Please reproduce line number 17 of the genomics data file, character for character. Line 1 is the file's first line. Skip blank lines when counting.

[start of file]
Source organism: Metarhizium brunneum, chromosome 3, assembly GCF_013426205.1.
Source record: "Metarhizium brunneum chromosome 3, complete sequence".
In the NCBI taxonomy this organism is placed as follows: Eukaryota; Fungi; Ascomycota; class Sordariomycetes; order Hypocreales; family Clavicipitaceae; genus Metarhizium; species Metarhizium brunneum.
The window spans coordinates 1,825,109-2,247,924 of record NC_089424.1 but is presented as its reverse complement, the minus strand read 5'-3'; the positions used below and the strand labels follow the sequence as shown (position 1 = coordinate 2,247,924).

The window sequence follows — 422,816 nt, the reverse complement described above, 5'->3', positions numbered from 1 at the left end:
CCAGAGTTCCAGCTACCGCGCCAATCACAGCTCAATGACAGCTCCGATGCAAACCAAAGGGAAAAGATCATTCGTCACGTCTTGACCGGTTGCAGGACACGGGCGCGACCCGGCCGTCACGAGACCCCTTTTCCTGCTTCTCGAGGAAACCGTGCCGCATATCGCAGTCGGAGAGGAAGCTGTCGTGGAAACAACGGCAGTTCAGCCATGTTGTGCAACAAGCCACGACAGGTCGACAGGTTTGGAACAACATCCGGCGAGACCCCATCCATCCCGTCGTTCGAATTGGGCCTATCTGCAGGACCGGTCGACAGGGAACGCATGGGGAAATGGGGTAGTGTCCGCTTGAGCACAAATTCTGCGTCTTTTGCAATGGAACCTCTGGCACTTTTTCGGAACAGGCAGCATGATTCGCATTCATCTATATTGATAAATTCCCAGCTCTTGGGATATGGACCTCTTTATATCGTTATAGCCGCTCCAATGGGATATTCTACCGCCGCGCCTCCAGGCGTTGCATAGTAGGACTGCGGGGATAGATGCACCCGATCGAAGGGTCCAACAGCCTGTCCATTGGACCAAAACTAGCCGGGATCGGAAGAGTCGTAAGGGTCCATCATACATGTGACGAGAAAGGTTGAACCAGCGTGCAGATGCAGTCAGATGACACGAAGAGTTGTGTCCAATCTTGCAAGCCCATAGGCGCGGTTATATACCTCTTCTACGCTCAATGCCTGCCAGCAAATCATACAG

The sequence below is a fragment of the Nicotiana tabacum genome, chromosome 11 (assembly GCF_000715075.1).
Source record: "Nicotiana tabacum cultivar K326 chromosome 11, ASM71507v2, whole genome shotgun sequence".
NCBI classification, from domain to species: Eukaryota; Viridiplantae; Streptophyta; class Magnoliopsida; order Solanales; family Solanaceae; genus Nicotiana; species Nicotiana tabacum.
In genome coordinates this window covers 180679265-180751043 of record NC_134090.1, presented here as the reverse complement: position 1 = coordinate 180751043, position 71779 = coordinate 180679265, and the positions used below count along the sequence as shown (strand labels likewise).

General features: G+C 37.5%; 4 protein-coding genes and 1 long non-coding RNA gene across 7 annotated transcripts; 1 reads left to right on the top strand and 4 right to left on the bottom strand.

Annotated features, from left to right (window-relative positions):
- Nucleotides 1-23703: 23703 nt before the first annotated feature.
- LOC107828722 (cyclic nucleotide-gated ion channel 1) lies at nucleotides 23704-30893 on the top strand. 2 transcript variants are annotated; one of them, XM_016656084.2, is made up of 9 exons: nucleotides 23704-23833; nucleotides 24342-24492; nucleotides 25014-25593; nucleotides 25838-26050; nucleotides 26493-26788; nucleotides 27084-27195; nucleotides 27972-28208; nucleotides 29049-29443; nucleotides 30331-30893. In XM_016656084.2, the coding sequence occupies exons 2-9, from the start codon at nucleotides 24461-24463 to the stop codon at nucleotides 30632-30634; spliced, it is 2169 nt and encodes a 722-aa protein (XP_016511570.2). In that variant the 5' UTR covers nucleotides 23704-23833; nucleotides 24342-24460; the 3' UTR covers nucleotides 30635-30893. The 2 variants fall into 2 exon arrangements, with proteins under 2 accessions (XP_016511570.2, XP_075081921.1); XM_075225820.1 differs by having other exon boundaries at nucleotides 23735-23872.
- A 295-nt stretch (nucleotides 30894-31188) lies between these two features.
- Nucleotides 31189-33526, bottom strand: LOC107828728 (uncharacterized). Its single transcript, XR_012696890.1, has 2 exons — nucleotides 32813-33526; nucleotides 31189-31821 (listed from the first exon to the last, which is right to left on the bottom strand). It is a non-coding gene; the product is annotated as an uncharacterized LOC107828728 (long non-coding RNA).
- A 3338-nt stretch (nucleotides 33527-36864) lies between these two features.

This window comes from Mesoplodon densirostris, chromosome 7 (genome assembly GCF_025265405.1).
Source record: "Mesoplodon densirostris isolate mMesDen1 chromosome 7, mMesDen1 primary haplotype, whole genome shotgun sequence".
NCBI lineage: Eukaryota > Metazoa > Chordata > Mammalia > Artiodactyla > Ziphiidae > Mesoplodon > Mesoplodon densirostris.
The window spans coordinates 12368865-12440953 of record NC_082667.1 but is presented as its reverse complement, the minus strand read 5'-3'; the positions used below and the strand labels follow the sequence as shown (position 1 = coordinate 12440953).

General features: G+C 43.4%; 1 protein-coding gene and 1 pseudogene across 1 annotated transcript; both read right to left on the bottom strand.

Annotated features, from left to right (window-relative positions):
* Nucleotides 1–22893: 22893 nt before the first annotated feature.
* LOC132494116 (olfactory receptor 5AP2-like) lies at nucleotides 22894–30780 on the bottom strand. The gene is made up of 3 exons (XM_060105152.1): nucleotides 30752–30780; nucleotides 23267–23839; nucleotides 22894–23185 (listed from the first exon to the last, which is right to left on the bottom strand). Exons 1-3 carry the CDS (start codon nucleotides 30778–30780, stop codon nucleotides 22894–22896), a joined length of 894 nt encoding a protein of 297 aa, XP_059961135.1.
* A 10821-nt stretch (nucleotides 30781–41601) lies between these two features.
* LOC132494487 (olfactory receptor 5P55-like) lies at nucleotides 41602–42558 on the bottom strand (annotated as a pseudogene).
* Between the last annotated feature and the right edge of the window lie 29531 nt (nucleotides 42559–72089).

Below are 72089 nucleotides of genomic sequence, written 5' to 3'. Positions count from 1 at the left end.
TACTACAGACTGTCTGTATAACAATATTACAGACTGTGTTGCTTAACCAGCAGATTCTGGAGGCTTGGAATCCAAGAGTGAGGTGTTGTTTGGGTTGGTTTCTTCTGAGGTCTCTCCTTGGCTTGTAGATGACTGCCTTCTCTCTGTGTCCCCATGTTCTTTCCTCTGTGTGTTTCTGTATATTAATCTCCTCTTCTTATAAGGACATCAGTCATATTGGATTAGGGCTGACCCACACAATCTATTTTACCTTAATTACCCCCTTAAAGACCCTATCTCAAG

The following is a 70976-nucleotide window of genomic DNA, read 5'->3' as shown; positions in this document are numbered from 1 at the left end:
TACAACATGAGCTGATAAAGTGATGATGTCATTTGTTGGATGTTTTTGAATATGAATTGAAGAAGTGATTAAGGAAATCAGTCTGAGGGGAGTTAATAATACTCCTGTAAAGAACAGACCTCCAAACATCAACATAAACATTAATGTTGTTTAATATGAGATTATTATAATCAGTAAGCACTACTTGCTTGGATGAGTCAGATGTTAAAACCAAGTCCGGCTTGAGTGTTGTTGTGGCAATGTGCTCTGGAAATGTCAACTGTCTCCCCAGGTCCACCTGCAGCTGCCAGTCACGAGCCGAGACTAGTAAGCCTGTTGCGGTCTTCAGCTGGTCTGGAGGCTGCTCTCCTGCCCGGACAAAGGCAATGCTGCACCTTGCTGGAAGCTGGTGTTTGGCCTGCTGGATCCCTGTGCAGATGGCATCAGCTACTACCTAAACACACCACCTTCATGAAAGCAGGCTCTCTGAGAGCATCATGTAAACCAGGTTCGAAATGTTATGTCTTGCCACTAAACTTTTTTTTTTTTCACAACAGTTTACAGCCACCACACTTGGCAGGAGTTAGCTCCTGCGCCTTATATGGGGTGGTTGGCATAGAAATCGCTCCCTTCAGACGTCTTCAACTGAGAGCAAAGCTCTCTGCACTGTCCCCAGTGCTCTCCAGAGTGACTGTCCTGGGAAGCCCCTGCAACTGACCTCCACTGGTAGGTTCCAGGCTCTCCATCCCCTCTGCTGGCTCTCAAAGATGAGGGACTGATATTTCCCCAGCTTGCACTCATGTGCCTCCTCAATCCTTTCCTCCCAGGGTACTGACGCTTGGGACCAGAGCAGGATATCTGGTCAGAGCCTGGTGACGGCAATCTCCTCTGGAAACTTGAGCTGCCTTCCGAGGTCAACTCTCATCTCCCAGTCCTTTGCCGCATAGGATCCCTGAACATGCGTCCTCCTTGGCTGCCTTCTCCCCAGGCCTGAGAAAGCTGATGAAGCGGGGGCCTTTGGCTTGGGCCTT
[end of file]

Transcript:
- A 3338-nt stretch (nucleotides 33527-36864) lies between these two features.